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The new Ranger ability, Favored Foe, says:

When you hit a creature with an attack roll, you can call on your mystical bond with nature to mark the target as your favored enemy for 1 minute or until you lose your concentration (as if you were concentrating on a spell).

The first time on each of your turns that you hit the favored enemy and deal damage to it, including when you mark it, you can increase that damage by 1d4.

You can use this feature to mark a favored enemy a number of times equal to your proficiency bonus, and you regain all expended uses when you finish a long rest.

Since the ability says that you mark the creature when you hit it and that you can use this feature a number of times equal to your proficiency modifier. I am wondering if you could target two creatures in the same turn, since you have Extra Attack at 5th level, to maximize the damage you can deal in a turn.

The scenario I imagine is the following, you attack creature A and mark it, then with your extra attack you attack creature B and mark it. On your next turn, you again attack creature A & B so you can use the "The first time on each of your turns that you hit the favoured enemy" clause of Favoured Foe ability to deal the extra damage since both creatures got hit only once on its turn.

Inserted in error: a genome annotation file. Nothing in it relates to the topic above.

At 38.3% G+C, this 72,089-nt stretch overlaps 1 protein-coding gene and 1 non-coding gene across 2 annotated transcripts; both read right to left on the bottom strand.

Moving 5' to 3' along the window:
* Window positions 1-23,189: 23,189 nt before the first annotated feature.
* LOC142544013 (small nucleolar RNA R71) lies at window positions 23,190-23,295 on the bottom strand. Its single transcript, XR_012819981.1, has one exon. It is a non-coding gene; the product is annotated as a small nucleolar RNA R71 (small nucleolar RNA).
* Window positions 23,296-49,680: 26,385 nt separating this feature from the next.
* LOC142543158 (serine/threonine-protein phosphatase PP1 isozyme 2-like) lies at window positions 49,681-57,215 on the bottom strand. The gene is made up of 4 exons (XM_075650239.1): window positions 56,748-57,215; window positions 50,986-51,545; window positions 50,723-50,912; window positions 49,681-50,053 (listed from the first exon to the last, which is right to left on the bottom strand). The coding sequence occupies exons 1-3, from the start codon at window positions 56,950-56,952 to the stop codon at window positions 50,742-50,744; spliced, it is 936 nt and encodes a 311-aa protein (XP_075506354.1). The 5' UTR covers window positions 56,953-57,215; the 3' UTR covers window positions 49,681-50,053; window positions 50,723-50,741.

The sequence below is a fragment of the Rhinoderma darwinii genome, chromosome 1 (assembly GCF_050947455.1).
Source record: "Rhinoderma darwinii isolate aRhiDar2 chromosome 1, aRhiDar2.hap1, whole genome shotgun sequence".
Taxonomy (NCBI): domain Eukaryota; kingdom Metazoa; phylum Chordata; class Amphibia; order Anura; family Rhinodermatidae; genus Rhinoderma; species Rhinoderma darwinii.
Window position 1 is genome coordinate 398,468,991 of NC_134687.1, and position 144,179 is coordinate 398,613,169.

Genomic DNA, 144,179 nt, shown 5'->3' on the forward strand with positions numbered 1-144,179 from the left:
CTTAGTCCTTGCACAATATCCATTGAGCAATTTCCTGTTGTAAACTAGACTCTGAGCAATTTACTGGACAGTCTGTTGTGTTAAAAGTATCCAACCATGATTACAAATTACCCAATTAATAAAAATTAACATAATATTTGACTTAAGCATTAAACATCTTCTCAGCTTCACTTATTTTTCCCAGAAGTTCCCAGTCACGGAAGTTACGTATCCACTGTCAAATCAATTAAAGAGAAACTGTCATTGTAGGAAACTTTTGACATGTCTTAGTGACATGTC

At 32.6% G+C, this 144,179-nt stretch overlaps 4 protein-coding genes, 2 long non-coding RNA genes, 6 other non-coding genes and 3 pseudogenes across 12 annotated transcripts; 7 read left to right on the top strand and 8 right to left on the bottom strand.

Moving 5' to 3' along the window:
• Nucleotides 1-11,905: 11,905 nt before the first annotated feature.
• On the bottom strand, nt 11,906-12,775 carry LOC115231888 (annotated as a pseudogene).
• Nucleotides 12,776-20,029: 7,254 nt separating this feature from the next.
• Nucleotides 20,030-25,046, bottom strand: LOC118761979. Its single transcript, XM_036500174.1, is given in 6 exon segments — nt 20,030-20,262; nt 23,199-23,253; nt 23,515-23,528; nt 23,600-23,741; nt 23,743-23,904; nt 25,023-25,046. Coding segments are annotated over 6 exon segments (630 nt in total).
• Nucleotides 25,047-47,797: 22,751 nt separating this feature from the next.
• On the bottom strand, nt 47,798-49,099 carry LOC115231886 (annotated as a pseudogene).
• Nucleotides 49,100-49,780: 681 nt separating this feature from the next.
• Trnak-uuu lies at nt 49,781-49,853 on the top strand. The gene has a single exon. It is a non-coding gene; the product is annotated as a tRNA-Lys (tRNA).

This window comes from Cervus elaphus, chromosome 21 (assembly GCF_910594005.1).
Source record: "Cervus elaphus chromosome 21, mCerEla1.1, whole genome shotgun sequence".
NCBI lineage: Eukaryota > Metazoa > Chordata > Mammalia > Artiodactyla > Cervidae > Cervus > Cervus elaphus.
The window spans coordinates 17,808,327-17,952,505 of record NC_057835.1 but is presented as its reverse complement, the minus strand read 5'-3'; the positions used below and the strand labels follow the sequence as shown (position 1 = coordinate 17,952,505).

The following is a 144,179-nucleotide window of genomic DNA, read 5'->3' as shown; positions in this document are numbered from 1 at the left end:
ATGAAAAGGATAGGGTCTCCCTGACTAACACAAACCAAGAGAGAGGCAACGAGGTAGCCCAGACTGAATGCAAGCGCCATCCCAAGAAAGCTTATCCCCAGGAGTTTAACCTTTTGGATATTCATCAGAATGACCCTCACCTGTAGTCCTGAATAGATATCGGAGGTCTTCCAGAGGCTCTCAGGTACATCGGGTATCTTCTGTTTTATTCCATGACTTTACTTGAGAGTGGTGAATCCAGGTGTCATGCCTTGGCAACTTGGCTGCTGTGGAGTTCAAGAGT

Would this work?

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No, as marking a foe requires concentration.

Favored Foe states (emphasis mine):

When you hit a creature with an attack roll, you can call on your mystical bond with nature to mark the target as your favored enemy for 1 minute or until you lose your concentration (as if you were concentrating on a spell).

"As if concentrating on a spell" indicates that the usual rules for concentration on spell effects applies here.

The rules for breaking concentration say:

Casting another spell that requires concentration. You lose concentration on a spell if you cast another spell that requires concentration. You can't concentrate on two spells at once.

Marking a second foe would end your concentration on the first mark, since it requires you to concentrate on the second mark.

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